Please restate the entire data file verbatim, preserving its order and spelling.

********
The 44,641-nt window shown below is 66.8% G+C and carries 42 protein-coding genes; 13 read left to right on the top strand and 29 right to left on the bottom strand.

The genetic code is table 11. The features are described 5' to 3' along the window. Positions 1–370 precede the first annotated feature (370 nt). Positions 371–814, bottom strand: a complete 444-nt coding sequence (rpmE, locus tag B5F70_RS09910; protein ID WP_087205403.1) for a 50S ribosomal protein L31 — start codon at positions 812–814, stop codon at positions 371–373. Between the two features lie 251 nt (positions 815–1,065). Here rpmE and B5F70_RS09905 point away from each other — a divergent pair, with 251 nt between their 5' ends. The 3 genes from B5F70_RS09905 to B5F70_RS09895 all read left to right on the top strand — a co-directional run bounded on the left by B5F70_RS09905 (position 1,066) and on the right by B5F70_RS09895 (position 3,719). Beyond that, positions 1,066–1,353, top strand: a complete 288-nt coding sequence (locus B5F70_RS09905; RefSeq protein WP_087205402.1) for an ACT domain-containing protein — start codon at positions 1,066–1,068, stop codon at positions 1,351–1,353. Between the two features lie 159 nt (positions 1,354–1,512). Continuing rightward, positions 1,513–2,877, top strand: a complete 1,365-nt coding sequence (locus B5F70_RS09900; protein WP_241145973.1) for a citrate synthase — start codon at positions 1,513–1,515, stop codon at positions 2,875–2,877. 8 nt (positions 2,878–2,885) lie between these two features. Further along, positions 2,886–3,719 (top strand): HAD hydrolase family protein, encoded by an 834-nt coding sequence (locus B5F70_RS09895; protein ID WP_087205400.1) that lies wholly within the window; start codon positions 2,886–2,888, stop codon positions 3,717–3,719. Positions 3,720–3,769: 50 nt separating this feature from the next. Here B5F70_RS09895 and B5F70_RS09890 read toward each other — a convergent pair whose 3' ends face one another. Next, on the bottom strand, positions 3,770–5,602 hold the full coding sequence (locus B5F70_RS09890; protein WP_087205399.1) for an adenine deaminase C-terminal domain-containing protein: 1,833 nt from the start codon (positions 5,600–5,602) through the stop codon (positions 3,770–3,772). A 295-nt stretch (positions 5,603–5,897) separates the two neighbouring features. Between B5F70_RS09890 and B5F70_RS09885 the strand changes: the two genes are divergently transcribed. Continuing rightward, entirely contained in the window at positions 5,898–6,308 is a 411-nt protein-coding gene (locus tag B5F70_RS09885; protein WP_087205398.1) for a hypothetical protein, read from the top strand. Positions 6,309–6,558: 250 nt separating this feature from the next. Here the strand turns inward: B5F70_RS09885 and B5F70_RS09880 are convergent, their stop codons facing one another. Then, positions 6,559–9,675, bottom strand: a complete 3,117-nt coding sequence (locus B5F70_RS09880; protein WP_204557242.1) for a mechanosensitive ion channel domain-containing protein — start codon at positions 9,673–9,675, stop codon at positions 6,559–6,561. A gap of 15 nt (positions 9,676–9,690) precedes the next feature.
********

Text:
The 44,641-nt window shown below is 66.8% G+C and carries 42 protein-coding genes; 13 read left to right on the top strand and 29 right to left on the bottom strand.

The genetic code is table 11. The features are described 5' to 3' along the window. Positions 1–370 precede the first annotated feature (370 nt). Positions 371–814, bottom strand: a complete 444-nt coding sequence (rpmE, locus tag B5F70_RS09910; protein ID WP_087205403.1) for a 50S ribosomal protein L31 — start codon at positions 812–814, stop codon at positions 371–373. Between the two features lie 251 nt (positions 815–1,065). Here rpmE and B5F70_RS09905 point away from each other — a divergent pair, with 251 nt between their 5' ends. The 3 genes from B5F70_RS09905 to B5F70_RS09895 all read left to right on the top strand — a co-directional run bounded on the left by B5F70_RS09905 (position 1,066) and on the right by B5F70_RS09895 (position 3,719). Beyond that, positions 1,066–1,353, top strand: a complete 288-nt coding sequence (locus B5F70_RS09905; RefSeq protein WP_087205402.1) for an ACT domain-containing protein — start codon at positions 1,066–1,068, stop codon at positions 1,351–1,353. Between the two features lie 159 nt (positions 1,354–1,512). Continuing rightward, positions 1,513–2,877, top strand: a complete 1,365-nt coding sequence (locus B5F70_RS09900; protein WP_241145973.1) for a citrate synthase — start codon at positions 1,513–1,515, stop codon at positions 2,875–2,877. 8 nt (positions 2,878–2,885) lie between these two features. Further along, positions 2,886–3,719 (top strand): HAD hydrolase family protein, encoded by an 834-nt coding sequence (locus B5F70_RS09895; protein ID WP_087205400.1) that lies wholly within the window; start codon positions 2,886–2,888, stop codon positions 3,717–3,719. Positions 3,720–3,769: 50 nt separating this feature from the next. Here B5F70_RS09895 and B5F70_RS09890 read toward each other — a convergent pair whose 3' ends face one another. Next, on the bottom strand, positions 3,770–5,602 hold the full coding sequence (locus B5F70_RS09890; protein WP_087205399.1) for an adenine deaminase C-terminal domain-containing protein: 1,833 nt from the start codon (positions 5,600–5,602) through the stop codon (positions 3,770–3,772). A 295-nt stretch (positions 5,603–5,897) separates the two neighbouring features. Between B5F70_RS09890 and B5F70_RS09885 the strand changes: the two genes are divergently transcribed. Continuing rightward, entirely contained in the window at positions 5,898–6,308 is a 411-nt protein-coding gene (locus tag B5F70_RS09885; protein WP_087205398.1) for a hypothetical protein, read from the top strand. Positions 6,309–6,558: 250 nt separating this feature from the next. Here the strand turns inward: B5F70_RS09885 and B5F70_RS09880 are convergent, their stop codons facing one another. Then, positions 6,559–9,675, bottom strand: a complete 3,117-nt coding sequence (locus B5F70_RS09880; protein WP_204557242.1) for a mechanosensitive ion channel domain-containing protein — start codon at positions 9,673–9,675, stop codon at positions 6,559–6,561. A gap of 15 nt (positions 9,676–9,690) precedes the next feature.